Does “Diversity” Apply To Men?

Should men get involved in diversity work?

Is diversity for everyone? Does it apply to men? Or is it something men should keep out of? 

Before we answer that question, we should probably answer a different one: what is diversity?

If you’ve ever been to the cereal aisle at an American grocery store, I don’t have to tell you: diversity literally means “the condition of being different or varied.”

That sounds like it includes men, right?

Now, let’s take the idea of diversity and put it in an organizational context. What assumptions do you make about who diversity refers to?

Diversity

Diversity at Work

Think diversity, think minority. This assumption arises from the idea of “diverse groups” within organizations. Essentially, “diverse groups” are defined in relation to majority groups.

So how did we arrive at this narrower idea of diversity?

Systemic biases are partly to blame. We all have them—they’re perfectly natural shortcuts in the brain—but they tend to benefit some while impeding the progress of others. This is why minority groups are so often told to “go along to get along”.

It’s not that these groups don’t want to be a part of the team. Rather, they want to participate more fully. This is difficult when core aspects of their identity, like their sexual orientation or their natural demeanor, are undervalued or even taboo in the workplace, which can lead them to hide who they are.

This is ruinous for individuals and businesses. Ignoring the breadth of diversity is tantamount to ignoring a competitive advantage—trusted research consistently finds that well-managed diverse and inclusive workplaces make for better business.

Make sure that your company is doing everything it can to improve diversity and make everyone feel welcome, with our Unconscious Bias Training.

Are Men Diverse?

Think about it this way: do extraterrestrial life forms think we’re the aliens? Of course they do. Because it all depends on context.

I’m based in the United States. Here, heterosexual white men are often in the majority.

Being in the majority can make others seem more diverse, relatively speaking. As a result, heterosexual white men are often perceived (and perceive themselves) as less diverse.

So where does that leave them?

Disengaged from diversity work, in the majority of cases. If you’re a man and you’ve ever felt like advocating for gender equity was reserved for women, join the club (yes, even if you thought you were being respectful to women by doing so).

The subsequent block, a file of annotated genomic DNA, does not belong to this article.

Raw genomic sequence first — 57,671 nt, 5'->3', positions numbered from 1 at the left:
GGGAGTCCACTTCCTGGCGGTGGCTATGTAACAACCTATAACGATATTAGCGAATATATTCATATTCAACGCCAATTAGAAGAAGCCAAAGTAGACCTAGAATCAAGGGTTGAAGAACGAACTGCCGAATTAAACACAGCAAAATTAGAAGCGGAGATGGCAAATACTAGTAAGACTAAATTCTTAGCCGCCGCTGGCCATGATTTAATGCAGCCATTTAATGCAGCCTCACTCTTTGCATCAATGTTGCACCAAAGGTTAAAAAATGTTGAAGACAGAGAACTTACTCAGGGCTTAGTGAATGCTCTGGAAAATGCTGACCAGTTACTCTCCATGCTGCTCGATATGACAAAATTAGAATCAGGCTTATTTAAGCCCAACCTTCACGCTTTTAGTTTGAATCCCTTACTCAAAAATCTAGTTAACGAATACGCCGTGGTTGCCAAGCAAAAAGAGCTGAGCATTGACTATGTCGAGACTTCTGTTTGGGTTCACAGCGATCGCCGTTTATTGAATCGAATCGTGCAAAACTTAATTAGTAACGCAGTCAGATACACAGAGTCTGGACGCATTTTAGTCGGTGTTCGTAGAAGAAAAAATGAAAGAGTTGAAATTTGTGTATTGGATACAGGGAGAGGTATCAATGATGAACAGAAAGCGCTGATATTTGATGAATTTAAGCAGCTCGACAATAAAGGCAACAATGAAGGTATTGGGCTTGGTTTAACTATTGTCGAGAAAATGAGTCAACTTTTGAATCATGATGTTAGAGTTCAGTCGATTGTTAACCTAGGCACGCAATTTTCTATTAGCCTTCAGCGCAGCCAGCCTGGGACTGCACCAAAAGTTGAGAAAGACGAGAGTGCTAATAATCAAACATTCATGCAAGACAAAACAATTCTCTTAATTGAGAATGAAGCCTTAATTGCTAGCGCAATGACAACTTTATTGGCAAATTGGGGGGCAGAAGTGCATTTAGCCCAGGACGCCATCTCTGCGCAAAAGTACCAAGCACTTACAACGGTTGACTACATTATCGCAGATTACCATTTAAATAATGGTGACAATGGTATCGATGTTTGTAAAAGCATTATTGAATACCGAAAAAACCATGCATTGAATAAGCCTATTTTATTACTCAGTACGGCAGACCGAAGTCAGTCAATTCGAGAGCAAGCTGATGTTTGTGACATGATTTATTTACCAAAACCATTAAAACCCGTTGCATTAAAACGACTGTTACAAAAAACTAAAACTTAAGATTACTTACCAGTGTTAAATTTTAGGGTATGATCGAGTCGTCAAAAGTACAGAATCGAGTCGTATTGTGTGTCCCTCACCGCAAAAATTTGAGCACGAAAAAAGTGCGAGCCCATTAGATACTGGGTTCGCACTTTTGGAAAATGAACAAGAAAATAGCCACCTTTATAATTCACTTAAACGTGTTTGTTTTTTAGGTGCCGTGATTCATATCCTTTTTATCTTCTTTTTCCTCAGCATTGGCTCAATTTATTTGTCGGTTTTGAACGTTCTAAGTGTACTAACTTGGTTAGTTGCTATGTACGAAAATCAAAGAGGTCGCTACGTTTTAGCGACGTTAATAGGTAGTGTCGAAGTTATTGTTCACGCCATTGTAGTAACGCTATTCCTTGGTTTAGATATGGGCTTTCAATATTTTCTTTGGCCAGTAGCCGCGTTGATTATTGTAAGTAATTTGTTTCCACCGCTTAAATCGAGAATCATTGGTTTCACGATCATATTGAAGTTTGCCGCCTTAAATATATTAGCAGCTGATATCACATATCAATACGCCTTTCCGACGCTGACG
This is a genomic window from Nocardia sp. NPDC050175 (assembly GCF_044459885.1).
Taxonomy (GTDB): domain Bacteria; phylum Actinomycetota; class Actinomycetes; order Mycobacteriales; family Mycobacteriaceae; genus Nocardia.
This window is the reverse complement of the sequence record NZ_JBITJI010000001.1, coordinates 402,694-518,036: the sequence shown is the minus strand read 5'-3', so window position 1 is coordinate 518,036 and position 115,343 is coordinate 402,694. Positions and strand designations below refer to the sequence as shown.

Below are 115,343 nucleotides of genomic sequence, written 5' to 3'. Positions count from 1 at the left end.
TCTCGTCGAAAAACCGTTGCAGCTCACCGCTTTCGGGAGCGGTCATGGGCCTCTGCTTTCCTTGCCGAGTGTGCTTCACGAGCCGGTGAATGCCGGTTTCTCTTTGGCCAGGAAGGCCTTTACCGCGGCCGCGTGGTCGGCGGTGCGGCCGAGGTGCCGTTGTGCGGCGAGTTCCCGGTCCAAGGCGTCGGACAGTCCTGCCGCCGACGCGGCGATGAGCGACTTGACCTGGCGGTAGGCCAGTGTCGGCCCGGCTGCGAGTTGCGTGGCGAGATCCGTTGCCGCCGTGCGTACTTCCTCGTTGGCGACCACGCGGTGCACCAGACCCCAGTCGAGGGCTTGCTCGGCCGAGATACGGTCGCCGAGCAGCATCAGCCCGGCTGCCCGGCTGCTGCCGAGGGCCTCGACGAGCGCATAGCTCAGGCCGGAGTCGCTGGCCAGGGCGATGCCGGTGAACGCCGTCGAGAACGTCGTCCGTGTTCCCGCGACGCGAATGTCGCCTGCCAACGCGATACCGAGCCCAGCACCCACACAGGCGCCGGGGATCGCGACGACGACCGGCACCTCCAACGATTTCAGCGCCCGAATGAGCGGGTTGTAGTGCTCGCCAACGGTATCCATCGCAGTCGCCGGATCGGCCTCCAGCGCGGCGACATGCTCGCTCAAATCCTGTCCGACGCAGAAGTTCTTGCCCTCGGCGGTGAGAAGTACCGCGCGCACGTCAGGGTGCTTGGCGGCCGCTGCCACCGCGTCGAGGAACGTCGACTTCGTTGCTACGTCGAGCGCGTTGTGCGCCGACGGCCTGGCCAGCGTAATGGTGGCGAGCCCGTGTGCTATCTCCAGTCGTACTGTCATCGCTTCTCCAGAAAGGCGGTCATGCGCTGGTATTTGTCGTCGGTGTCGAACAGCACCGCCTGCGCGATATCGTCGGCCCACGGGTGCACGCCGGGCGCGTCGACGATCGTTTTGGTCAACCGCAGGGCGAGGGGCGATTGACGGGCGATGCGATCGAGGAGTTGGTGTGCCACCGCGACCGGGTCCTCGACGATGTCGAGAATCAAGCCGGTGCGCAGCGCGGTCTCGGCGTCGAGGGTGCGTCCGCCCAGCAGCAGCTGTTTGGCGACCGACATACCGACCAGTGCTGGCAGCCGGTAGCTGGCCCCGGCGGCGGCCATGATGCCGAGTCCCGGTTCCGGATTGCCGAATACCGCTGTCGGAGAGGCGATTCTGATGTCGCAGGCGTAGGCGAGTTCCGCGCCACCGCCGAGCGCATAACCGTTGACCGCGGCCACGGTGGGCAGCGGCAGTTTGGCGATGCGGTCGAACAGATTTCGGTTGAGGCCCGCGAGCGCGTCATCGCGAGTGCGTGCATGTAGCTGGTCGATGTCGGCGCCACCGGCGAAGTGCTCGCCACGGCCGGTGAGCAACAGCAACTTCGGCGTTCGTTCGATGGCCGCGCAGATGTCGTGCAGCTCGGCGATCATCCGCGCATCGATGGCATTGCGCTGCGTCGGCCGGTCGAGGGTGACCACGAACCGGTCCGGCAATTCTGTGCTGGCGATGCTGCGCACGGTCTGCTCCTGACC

But guess what? Heterosexual white men also have a gender, race, and sexual orientation (gasp). Because they’re in the majority, however, these qualities often go unexamined, including by heterosexual white men.

What Can Men Do About It?

Start with some self-examination. What questions do you have about diversity, inclusion, and men?

In the MARC Community (and in your workplace), you’ll find plenty of tools:

  • Masculinity? There’s a lesson plan for that.
  • Want to hone your perspective-taking skills? Bring MARC Teams to your organization
  • Wondering about how men specifically benefit from this work? Here are 10 cool perks you can expect from greater personal investment.

Put your principles into practice with actions like these:

  • Notice the assumptions you make about men and women (and ask yourself whether you’re really drawing the right conclusions).
  • Ask a trusted male coworker whether he thinks women at your company get a fair shake (“Have you heard how often she gets interrupted in meetings? Next time it happens, I’ll say something—and I need you to back me up.”).
  • Bring another man to a women’s group meeting and check in with each other afterward (“How did that go for you? I was a little nervous at first, but everyone was so nice.”).

But what about our central question: are men diverse?

For now, I’ll answer a more important question: should men feel they’re able to join the conversation about diversity without checking their own identities at the door?

Yes.

For the record, no one really wants them to—heterosexual white men are one-of-a-kind humans with their own thoughts and emotions. In fact, showing up as a man is critical to forming better teams.

Why? Men tend to listen to other men. That’s why role modeling inclusive behavior, like championing diverse voices and taking paternity leave, is so important.

More than that, men’s involvement makes diversity efforts more successful. Take it from these four guys who joined Employee Resource Groups (ERGs) that weren’t “for them,” ranging from ERGS for women to LGBT. One interviewee explained it this way: “I’m able to say, ‘This is going to be the reaction from guys in the field.’ We can then change the way we tackle something and get men involved.”

To that end, I’ll leave you with a quote that I hope will frame your thinking around this topic (and maybe even give you a talking point to use in conversations with other men):

“[Diversity] is the application of our collective intelligence—our uniqueness coming together. To put it in the terms of a military leader: Diversity is a force multiplier.”—Lieutenant General Jay Silveria, US Air Force

3Plus offers specialist services in Executive Search and Diversity Recruitment. Contact 3Plus NOW to learn more.

Originally posted in MARC

3Plus, 3Plus online e-Gazine for professional women, Diversity and Inclusion, Sexism, Unconscious bias
Jarad Cline
Jarad Cline
Email |
Jared Cline is the Community Manager of MARC (Men Advocating Real Change), a community for men committed to achieving gender equality in the workplace.

Leave a Reply

Found that interesting? Learn more about our services
Individual services
Make your dreams a reality with a professional evaluation of your career to date.
more info
Corporate services
The evidence is in. More women in your company can deliver 35% greater financial returns. (Catalyst)
more info
Upcoming events
Currently we don't have upcoming events
Download and listen free podcasts
Why all women need a strong LinkedIn profile
Free Download